My TiVo keeps cutting off the first few seconds of all my favorite shows, and this one is no exception. Stupid TiVo. Anyway, Izzie and George are standing about a hundred feet from the hospital entrance, and striking nurses are lined up on each side of the walkway leading up to the door, chanting and waving signs around and being generally strikey. George tells Izzie there's no way he can cross the picket line -- his parents are both union lifers, and if they see him on the news walking into work, they'll outlive him just to pee on his grave. Izzie doesn't see what choice they have, and stands there in her little argyle sweater and her little green coat, looking primly distressed. Mere voice-overs that, in general, lines are there for a reason -- "for safety, for security, for clarity." Cristina runs up behind them and excitedly asks if there's been any bloodshed yet. Izzie frets that surely the nurses know they're doctors, and they have to tend to their sick patients. Cristina volunteers to go first, and walks across the picket line as stoically as she can for someone having edible objects thrown at her by angry nurses. Izzie can't believe they threw food at Cristina, and runs across the line with her head down. George refuses to go, and stands outside with his union compatriots.
Cut to Meredith at the nursing home. She asks a nurse how her mom is, and the nurse says she's great. "She really lights up when Dr. Webber visits!" Mere looks over to see her mother and Webber sitting together, having a big time, and also getting kind of handsy with each other. She sticks out her lips way out in a sort of horrified grimace and walks out. MereVO: "So why is it that the bigger the line, the greater the temptation to cross it?" I don't know, Mere. Why is it that the bigger the problem, the greater your lips become on your face?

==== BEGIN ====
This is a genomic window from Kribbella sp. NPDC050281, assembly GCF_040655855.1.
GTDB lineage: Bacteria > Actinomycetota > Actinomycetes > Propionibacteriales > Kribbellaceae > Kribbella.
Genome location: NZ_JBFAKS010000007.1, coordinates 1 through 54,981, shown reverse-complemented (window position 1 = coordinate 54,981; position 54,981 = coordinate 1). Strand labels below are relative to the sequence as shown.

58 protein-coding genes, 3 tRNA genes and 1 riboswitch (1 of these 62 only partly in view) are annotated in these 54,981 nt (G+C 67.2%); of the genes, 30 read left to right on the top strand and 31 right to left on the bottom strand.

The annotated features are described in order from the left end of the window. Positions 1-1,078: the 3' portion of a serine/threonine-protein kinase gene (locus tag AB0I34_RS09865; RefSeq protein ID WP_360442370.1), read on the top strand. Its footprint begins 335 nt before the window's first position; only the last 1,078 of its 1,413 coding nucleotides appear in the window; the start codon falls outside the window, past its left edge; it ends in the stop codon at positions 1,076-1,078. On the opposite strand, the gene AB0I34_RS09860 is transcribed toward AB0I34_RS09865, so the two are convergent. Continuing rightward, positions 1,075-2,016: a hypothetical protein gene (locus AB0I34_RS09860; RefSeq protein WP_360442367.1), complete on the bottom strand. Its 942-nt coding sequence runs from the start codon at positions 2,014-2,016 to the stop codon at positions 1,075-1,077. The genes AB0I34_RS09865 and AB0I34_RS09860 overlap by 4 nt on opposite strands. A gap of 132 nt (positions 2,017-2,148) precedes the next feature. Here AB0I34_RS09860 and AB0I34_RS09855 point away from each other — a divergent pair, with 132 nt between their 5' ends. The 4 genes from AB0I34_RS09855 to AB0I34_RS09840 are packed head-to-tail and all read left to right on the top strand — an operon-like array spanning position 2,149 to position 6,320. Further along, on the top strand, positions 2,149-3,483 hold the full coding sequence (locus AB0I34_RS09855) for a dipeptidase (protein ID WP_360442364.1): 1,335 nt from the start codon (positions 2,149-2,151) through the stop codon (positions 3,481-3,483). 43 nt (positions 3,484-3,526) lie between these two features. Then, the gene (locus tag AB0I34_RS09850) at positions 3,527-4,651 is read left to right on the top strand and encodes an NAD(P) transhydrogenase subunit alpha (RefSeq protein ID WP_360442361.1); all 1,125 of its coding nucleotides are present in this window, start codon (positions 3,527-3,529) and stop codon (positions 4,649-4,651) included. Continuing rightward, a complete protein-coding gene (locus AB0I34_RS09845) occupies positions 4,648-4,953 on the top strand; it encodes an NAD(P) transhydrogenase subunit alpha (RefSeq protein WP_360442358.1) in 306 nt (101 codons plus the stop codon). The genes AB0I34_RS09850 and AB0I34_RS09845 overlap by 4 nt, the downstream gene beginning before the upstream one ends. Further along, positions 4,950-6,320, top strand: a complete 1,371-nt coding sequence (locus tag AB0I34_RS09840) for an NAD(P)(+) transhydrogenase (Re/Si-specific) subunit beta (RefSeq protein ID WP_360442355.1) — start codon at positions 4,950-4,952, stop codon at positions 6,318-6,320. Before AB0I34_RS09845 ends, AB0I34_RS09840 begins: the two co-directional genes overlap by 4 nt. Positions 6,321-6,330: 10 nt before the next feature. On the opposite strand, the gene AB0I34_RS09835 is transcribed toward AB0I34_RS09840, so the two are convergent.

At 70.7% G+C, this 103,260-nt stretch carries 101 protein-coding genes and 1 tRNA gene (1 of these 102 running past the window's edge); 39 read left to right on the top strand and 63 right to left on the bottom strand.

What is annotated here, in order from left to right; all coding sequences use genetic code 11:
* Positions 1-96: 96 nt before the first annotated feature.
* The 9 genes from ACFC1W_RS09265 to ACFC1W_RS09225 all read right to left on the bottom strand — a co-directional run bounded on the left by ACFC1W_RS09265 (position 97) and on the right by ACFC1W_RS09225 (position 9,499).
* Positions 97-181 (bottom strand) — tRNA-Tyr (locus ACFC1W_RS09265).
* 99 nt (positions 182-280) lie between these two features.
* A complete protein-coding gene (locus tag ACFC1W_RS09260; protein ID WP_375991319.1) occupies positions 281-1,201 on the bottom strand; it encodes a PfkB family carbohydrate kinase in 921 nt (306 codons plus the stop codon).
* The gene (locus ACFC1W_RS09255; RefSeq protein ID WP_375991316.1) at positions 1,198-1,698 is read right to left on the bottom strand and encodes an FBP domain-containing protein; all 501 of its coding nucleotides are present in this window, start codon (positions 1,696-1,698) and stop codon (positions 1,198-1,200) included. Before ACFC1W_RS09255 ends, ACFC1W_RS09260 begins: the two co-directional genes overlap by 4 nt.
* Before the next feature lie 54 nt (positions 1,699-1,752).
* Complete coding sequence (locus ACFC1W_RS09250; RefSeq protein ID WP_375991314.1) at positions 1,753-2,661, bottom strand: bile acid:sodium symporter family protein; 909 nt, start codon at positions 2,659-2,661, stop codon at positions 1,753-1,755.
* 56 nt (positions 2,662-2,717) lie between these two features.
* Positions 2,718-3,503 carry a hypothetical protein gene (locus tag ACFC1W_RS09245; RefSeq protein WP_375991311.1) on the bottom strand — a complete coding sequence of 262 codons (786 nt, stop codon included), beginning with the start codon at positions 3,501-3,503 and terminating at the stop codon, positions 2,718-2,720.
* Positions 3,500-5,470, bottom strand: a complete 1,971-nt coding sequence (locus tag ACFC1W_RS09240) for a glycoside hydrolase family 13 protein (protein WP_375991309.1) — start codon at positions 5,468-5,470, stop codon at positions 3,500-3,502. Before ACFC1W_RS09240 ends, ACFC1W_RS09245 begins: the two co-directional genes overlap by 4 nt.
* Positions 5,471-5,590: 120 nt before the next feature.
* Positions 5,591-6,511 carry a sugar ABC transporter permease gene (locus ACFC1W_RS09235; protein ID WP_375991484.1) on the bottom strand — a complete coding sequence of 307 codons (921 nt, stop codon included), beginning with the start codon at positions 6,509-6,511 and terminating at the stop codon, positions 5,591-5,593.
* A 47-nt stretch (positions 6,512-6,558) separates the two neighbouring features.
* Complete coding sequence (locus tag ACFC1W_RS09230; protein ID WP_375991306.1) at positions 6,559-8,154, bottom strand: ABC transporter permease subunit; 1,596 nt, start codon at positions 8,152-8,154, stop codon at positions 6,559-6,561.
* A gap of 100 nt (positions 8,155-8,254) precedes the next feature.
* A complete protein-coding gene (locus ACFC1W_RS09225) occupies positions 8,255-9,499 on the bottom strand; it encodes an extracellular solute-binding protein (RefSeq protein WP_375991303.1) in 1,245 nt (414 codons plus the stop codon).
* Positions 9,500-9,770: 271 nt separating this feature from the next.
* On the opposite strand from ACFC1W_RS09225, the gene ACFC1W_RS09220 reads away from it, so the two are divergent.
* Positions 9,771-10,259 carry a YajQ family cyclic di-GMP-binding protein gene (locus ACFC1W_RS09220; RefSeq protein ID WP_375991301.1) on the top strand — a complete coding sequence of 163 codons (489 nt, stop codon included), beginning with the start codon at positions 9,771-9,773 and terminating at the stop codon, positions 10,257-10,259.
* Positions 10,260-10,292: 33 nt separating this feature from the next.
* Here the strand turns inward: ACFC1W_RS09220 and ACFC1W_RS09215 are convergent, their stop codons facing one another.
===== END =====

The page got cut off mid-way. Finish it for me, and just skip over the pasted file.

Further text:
Back at the hospital, Webber's assistant tells the temp nurses what they need to be doing. She notices Burke and McDreamy standing around not helping, and barks at them, "You know why I stopped being a nurse? Doctors. Doctors who don't know how to pitch in." The non-pitchy doctors then turn around and complain to Webber about the mean lady and the lack of nurses. Webber says resolving the strike will cost the hospital two million dollars a year they don't have. McDreamy snarks, "Did you look under the couch? I always find spare change under the cushions." Webber is not amused. McDreamy shows himself out.
The interns speculate about who their replacement will be while Bailey's on maternity leave. They soon find out when Kali Rocha (also known as the awesome Halfrek on Buffy) comes bounding down the stairs yelling their names. "Here you are!" she chirps in a total golly-gee-Beav tone. As the interns -- well, mostly Cristina -- stare in horror, Kali enthuses, "You guys look like a great group! Which is awesome, because my horoscope said it was going to be a very challenging day! But no! This is GREAT, we're going to have so much FUN!" Haaaaa. And then she hugs Cristina, which I am not ashamed to tell you makes me have to lie down on the floor. At Cristina's cries of "Ow, ow, ow," Kali asks sadly if she's hurting her. Cristina: "Uh, no, you're touching me." Kali introduces herself as "Sydney Heron," a fourth-year resident, whose philosophy is...heal with love. Heal with love! She asks who they're missing, and Cristina explains that George is cowering behind the picket line like a little girl. Sydney: "Standing up for what he believes in, that's my kind of little girl! Am I right?" Oh, Sydney. You are so, SO right. She then lets them choose where there going to go for the day, and everyone bolts but Izzie. Sydney: "Looks like it's just you and me, Izzie McGee!" Izzie doesn't understand Sydney's strange language of happiness, and gets all confused. She is rescued by Addison, who says she needs her on a consult. Izzie escapes also, leaving Sydney to charm no one but herself. And this here recapper.